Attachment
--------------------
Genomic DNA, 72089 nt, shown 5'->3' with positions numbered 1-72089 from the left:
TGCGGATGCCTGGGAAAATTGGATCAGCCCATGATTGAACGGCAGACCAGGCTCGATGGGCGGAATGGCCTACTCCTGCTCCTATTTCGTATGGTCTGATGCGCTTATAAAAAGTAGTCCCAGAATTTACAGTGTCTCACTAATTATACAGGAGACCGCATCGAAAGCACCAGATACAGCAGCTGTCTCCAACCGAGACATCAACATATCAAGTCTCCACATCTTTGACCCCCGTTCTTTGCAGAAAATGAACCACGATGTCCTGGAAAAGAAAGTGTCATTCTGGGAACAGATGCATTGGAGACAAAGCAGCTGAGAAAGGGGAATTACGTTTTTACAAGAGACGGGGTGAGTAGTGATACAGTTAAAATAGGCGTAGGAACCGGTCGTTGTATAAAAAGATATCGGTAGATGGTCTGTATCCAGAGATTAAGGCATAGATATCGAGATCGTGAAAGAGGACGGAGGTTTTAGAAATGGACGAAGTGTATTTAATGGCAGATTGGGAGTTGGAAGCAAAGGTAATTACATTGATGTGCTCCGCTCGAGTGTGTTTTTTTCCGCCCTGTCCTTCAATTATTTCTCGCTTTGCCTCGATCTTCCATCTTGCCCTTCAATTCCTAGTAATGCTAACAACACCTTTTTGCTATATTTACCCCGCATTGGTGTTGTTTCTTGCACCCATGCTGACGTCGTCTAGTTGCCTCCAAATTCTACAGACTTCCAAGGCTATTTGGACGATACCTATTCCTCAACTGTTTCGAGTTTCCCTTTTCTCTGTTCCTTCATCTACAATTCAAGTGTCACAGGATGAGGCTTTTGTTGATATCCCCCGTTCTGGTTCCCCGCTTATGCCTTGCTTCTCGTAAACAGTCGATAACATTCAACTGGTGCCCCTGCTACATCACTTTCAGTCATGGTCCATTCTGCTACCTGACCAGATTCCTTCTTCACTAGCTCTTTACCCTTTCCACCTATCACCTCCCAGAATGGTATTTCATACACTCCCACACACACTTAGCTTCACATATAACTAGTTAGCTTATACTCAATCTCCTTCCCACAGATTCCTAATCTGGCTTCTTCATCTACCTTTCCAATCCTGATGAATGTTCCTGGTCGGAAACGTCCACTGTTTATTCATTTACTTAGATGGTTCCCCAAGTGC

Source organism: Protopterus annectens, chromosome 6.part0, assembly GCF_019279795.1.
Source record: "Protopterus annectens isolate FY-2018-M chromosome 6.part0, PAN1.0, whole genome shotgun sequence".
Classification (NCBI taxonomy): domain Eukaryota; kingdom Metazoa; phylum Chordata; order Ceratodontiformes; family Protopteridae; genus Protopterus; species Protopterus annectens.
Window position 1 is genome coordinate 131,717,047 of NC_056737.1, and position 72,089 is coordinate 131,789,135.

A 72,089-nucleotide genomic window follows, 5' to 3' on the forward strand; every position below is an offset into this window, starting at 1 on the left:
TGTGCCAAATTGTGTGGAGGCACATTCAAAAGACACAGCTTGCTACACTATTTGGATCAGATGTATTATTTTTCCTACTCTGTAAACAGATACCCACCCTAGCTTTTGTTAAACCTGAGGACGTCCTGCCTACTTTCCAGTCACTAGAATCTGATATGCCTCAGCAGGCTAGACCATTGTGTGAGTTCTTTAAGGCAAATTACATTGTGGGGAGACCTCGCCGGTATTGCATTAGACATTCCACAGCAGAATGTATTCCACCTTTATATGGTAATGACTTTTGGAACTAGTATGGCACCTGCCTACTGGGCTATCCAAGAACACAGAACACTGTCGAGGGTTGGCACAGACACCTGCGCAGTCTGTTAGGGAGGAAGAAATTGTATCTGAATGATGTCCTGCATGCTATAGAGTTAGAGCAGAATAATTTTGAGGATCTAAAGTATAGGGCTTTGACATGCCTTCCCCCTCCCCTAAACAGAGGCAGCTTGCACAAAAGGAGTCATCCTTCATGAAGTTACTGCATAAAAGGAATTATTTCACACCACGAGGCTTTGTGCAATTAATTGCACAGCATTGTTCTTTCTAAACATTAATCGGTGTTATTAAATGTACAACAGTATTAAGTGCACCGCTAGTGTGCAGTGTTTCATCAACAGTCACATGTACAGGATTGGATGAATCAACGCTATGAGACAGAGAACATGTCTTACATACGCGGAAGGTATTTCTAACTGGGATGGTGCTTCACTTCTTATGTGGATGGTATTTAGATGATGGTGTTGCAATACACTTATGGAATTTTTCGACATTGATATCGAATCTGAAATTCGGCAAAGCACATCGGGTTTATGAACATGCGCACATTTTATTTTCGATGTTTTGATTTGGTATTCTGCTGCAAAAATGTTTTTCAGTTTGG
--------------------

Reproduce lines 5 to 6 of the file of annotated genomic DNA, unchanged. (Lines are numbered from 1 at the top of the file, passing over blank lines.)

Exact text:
Classification (NCBI taxonomy): domain Eukaryota; kingdom Metazoa; phylum Chordata; order Ceratodontiformes; family Protopteridae; genus Protopterus; species Protopterus annectens.
Window position 1 is genome coordinate 131,717,047 of NC_056737.1, and position 72,089 is coordinate 131,789,135.